Large fleet carriers are not the only purchasers of fuel purchasing management software. With the rising price of fuel, mid-sized fleets and owner-operators themselves are driving the market for this software.
“Now we’re getting into the phase where the smaller and mid-sized companies are really going to be forced by the need to grab these competitive efficiencies for themselves. It’s going to require a new level of sophistication on their part. They’re being squeezed on one side by the competition and on the other side by rising fuel prices,” according to TMC information technology editor Christopher Driscoll, speaking with FleetOwner.
Route planning allows the largest fuel cost efficiencies. This software identifies the least expensive fueling stations along routes for vehicles’ fuel economy. This software is becoming a necessity for more and more owner-operators. Chris Lee, project manager for Promiles Software Development Corporation told FleetOwner, “It’s fair now for the owner-operator to look at the software specifically for the purpose of fuel optimization. Quite simply it’s because of the rising cost of fuel.”
Lee continued, “We get calls fairly regularly from clients who have a family member who decided not to purchase software. Six months to a couple of years later, they’re still in the business and their family member is not. That’s always a great feeling for us to know that we’ve been able to help somebody stay in business.”
Bill Ashburn, vice president of Prophesy Transportation Solutions told FleetOwner, “Often times we’re explaining what are the different implications of where you purchase fuel. It is critical to shop for the best rate so that you can maximize your discount (with a particular vendor). But even within a negotiated price network, people don’t realize that getting a penny off at the pump might be costing them if they don’t know the state tax.” Clients averaging 50-truck fleets are the main users for their FueLogic software.
Wood TV8 reports that other small businesses dependent on low fuel prices, such as cab companies, are also responding to rising fuel prices. “I’m going to have to raise my price if it goes up anymore...I’m not going to have a choice,” said Mary Mitchell, owner of Aces Taxi Company. Fuel prices are already 18 percent higher than this time last year, according to AAA. The highest prices last year peaked over Labor Day weekend at $3.21 per gallon. The government predicts fuel prices will peak in the area of $3.50 over the summer.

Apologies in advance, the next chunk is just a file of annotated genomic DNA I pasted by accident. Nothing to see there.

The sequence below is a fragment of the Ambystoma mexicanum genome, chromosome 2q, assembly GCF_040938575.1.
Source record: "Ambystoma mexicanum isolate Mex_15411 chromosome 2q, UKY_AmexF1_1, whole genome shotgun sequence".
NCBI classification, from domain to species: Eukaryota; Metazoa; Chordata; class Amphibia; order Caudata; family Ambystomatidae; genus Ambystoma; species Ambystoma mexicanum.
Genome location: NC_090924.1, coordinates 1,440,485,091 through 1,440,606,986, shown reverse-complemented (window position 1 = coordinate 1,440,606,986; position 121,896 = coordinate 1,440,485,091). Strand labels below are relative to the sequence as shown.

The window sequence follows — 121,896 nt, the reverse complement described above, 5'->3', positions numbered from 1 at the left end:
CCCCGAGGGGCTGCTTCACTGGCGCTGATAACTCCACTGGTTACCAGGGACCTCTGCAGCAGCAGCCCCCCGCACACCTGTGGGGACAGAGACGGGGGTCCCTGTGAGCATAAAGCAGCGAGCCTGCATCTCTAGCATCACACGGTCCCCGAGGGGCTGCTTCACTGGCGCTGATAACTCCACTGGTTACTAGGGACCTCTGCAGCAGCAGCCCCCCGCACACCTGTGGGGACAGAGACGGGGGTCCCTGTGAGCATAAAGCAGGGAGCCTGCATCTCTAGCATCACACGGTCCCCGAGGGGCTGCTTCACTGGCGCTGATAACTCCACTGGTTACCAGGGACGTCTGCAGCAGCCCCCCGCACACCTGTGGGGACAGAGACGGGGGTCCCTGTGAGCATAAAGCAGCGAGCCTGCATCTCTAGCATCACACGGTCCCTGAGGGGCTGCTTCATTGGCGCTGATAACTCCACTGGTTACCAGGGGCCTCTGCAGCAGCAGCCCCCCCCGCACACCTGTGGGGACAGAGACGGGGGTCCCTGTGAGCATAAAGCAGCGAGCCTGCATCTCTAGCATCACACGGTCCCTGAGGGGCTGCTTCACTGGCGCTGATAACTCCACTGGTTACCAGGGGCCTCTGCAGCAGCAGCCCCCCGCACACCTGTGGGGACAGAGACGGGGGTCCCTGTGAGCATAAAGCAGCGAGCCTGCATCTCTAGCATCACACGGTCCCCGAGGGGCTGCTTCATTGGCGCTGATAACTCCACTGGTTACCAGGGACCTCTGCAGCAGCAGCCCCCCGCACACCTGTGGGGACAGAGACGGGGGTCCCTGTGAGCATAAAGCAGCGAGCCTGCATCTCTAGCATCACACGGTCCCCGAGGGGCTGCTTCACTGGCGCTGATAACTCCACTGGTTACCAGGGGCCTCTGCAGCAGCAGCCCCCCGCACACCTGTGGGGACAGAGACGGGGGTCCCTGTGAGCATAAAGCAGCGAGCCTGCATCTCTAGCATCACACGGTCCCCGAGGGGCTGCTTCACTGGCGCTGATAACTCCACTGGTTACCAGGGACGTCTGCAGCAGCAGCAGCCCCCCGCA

The waste industry also feels the pain of high fuel prices. Matt Terrell, Allied Waste Services’ general manager, told the Toledo Blade, “We’re definitely concerned, and we’ve been looking for efficiencies to cut costs. For example, we don’t let trucks idle more than five minutes in any single spot.” Furniture showrooms are also increasing their home delivery charges, while ambulance companies and florists wish they could add fuel charges but “...eat the cost” instead.
The purchase of motorcycles receiving 50 or 60 miles to the gallon, or mopeds that can get up to 100 miles to the gallon, have been recommended. Sean Devrou of M&M Motors told Wood TV8, “Everyone’s complaining about the high prices and trying to find a way out. And the neat thing is, now with these bikes, you can get 60, 70, 80, even 100 miles a gallon on a lot of these motorcycles.” Devrou recommended that first time purchasers should take a safety class.
Airfares have also risen with the price of fuel costs. Large airlines added $50 onto their unrestricted coach fares in most markets last week. USA Today reports that fares are expected to increase due to strong travel demand and adding passenger capacity, also.
Andrew Winterton, executive at consultant American Express Business Travel, told USA Today, that airlines have entered a prolonged time of more frequent fare increases, fewer ticket sales, and lower limits on the number of fares sold at the lowest published price. “If airlines are going to stay in business, they have to begin pricing for profitability,” Winterton added.
The fare efficiency of the airlines has come about as a result of the sudden jump in jet fuel prices after the Gulf Coast hurricanes. With one third of available jet fuel cut, jet fuel prices peaked above $125 a barrel. With this pressure, airlines began testing travelers and competitors with small fare increases, according to USA Today. “From a purely capitalist standpoint, high fuel prices have been good for the (traditional) carriers,” said Mark McLain, chairman of the Airline Pilots Association unit at Northwest Airlines.
The El Paso Times recommended several gas-saving tips to help reduce your gasoline consumption.
- Avoid accelerating fast or sudden stops in order to drive more efficiently. Avoid driving over the speed limit, also.
- Keep you car tuned up, change your oil at recommended intervals, ensure your tires are inflated to the proper pressure.
- Combine trips when possible to reduce wear and tear on your vehicle and fuel usage.
- You should purchase the most efficient vehicle for your driving needs also.
Refineries are currently shifting their production from winter blends to summer blends, according to the El Paso Times. “Some refineries have been off line in recent weeks, and this has shrunk the available supply of gasoline. The second factor is demand remains strong in most major markets around the world,” said Tom Fullerton, an economics professor at the University of Texas at El Paso.